I wish I had a better answer for you. I wish I had a better answer for my brother too. It must be hell seeing someone you love go through such a nightmarish thing, seemingly without reason. I hope you, and he, can find comfort in the fact that many before us have come out the other side and found whole and happy lives.

      If he wants to read my ramblings and ping me through the contact page then I’ll happily chat. Not as anyone who has any solutions, just as another alcoholic.


      Liked by 1 person

    • (interjecting)
      I have hung up on many drunk folks, for the same reason you did. I will actually say – “Let’s talk when you’ve sobered up a bit” THEN hang up. There is no sense in trying to make sense to an alcoholic in full bloom (or someone who is just drunk). You have to take care of yourself, and have your boundaries as well. After I got out of treatment, me and my rehab buddies kept in touch – calls, texts, coffee dates, etc. But soon some guys started going back drinking and drugging. Then I would get strange texts and calls and such. People asking me for money. Blathering on the other line. I had to draw a line and cut them off. For my own recovery and sanity. And that is what I still would do. There is something about caring ABOUT the person and then caring FOR them. I don’t care FOR them, but I do care ABOUT them. If they want to talk after they sober up, no worries. But I wouldn’t take drunken calls. It’s a useless endevour!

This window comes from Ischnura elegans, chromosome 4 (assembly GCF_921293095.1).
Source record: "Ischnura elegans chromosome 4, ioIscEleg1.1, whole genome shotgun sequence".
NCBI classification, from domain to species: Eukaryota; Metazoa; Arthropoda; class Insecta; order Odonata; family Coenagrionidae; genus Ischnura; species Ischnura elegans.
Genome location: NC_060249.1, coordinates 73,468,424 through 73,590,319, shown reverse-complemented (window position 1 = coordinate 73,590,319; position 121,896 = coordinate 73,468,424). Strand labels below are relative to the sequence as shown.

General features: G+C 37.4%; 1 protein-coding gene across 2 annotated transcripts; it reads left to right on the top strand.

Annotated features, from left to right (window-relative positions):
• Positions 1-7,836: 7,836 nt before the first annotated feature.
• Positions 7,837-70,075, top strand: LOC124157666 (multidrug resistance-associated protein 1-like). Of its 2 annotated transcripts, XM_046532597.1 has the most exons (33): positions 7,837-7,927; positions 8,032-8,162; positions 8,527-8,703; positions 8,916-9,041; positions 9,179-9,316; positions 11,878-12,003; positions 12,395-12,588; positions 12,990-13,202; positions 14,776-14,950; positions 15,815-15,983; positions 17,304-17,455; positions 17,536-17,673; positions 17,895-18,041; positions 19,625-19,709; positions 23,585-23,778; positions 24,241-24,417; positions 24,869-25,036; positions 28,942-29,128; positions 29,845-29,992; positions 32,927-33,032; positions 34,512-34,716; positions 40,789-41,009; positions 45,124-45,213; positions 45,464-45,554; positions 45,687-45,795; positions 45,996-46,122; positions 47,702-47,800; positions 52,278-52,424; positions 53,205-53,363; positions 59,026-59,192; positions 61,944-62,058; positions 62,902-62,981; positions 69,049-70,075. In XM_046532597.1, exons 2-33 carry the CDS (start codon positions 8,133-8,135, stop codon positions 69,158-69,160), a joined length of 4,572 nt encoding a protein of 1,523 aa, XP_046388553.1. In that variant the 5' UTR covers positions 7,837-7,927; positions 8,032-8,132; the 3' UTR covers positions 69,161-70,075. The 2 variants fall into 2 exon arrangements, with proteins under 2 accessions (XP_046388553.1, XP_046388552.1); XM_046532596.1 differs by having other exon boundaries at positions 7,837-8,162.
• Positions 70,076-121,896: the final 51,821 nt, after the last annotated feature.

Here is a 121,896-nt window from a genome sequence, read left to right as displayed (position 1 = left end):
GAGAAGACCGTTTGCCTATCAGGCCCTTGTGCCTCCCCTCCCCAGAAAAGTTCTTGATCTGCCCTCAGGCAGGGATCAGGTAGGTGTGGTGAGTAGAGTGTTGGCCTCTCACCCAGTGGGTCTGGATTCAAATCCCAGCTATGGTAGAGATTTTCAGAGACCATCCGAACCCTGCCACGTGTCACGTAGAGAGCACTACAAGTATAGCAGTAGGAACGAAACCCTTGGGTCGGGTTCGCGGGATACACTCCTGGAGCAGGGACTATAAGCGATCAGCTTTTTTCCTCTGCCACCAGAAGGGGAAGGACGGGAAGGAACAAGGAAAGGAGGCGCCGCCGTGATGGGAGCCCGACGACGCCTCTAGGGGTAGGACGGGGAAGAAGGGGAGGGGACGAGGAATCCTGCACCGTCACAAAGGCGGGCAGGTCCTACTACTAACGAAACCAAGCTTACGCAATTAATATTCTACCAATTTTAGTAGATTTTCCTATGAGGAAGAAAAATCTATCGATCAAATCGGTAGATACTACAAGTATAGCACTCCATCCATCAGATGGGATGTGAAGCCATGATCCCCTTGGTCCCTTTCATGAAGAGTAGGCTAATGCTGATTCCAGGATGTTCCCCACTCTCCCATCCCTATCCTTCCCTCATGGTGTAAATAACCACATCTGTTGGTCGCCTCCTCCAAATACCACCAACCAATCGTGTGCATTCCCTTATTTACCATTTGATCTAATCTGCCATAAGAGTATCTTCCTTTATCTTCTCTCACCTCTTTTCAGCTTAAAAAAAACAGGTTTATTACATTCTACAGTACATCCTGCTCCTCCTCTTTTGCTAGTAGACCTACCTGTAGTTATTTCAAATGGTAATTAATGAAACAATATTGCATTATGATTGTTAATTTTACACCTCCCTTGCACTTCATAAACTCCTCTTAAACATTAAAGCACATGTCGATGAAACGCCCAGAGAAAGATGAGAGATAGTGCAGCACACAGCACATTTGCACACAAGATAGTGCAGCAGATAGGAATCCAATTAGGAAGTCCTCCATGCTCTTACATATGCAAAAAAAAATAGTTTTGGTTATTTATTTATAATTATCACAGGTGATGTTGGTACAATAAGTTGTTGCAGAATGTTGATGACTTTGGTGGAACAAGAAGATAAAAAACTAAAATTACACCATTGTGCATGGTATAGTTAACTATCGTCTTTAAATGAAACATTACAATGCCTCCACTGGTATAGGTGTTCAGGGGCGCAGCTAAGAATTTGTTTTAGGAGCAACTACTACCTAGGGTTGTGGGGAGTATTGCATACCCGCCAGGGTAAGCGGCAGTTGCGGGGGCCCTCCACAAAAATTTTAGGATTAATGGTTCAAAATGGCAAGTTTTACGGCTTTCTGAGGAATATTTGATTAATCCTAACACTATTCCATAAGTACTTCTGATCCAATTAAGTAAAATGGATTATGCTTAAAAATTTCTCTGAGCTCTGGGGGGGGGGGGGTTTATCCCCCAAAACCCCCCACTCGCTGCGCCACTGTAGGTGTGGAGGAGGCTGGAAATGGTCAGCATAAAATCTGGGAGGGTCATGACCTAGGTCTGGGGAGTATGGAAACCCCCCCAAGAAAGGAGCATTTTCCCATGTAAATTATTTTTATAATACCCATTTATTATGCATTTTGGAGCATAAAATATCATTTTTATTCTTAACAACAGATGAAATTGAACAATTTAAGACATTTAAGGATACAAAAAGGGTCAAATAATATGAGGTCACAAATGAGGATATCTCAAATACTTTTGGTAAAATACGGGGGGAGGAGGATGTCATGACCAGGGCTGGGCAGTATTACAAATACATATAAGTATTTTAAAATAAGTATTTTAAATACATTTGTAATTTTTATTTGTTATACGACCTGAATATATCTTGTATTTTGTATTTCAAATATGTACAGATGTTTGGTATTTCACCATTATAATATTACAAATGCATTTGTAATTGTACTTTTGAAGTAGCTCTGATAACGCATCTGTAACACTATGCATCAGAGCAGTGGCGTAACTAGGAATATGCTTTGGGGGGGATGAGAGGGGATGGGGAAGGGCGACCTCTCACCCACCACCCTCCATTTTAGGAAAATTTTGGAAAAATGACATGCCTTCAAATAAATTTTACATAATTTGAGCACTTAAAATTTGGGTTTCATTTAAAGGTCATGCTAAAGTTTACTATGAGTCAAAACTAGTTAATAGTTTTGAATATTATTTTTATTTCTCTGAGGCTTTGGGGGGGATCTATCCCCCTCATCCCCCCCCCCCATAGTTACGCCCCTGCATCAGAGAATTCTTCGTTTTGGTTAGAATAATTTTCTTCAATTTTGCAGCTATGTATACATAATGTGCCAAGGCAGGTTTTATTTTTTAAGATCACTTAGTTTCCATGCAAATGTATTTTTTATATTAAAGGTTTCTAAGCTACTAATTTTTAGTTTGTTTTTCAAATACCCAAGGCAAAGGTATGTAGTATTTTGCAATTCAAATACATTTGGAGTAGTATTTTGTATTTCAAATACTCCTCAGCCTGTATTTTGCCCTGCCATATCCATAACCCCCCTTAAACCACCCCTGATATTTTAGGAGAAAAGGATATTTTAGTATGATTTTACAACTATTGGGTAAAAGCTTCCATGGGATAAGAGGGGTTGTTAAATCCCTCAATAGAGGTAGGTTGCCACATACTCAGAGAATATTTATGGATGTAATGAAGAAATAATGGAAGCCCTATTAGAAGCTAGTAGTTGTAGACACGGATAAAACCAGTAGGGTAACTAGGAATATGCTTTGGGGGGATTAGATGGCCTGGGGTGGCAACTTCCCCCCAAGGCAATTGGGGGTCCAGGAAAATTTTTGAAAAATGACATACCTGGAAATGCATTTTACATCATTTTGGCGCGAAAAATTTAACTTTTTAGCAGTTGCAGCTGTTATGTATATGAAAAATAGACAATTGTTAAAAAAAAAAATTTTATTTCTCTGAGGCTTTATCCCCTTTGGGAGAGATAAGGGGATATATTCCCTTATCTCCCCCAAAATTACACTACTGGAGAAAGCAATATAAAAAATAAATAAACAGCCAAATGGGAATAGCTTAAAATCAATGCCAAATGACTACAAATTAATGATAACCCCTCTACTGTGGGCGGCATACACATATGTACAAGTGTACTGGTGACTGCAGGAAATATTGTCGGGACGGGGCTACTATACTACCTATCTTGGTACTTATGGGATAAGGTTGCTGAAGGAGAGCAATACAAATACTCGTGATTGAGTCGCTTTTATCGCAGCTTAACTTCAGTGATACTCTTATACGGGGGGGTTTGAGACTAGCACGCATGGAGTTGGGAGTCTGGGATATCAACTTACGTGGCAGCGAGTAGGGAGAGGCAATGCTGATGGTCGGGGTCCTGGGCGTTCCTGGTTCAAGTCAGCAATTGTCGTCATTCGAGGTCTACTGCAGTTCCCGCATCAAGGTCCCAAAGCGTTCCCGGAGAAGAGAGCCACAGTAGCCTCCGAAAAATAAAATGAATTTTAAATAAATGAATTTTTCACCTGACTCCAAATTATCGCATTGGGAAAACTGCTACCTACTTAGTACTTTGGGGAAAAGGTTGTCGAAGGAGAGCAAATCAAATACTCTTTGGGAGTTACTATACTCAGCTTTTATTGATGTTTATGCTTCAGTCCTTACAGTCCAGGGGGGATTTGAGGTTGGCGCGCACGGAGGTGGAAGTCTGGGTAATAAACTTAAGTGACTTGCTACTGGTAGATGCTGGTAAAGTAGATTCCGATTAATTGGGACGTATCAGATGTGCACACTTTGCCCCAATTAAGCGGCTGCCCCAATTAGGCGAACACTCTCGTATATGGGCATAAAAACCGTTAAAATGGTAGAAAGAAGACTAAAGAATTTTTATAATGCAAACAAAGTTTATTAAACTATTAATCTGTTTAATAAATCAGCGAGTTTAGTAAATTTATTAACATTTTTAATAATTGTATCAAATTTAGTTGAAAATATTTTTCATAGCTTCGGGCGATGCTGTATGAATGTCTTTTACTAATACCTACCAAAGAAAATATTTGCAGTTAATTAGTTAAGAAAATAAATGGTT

Liked by 2 people

      • Thanks a bunch to both of you. I really appreciate your insights.

        I agree with you ‘rax that “tough love” isn’t the right strategy. Even when he is drunk he deserves my honest love and I see very much what you say; that he already has enough hatred for himself and a thousand different ways of putting himself down. He doesn’t need my voice to add to that story.

        And even though I know he forgets my words and other specifics, I do see that what I say affects him. Even if he doesn’t know what it was, later on. And in that sense it doesn’t really matter either. In a way it’s actually a beautiful way of communicating; with true feelings and intent, not the words chosen.

        He came out of stuporville quicker than I expected this time, which I am glad for, because I actually felt horrible for hanging up on him and he hadn’t picked up his phone since. But I was able to tell him I love him this afternoon and all though it may not have mad an enormous impact in the bigger picture it was important for me.

        Thanks again. Have an awesome weekend.

        Liked by 1 person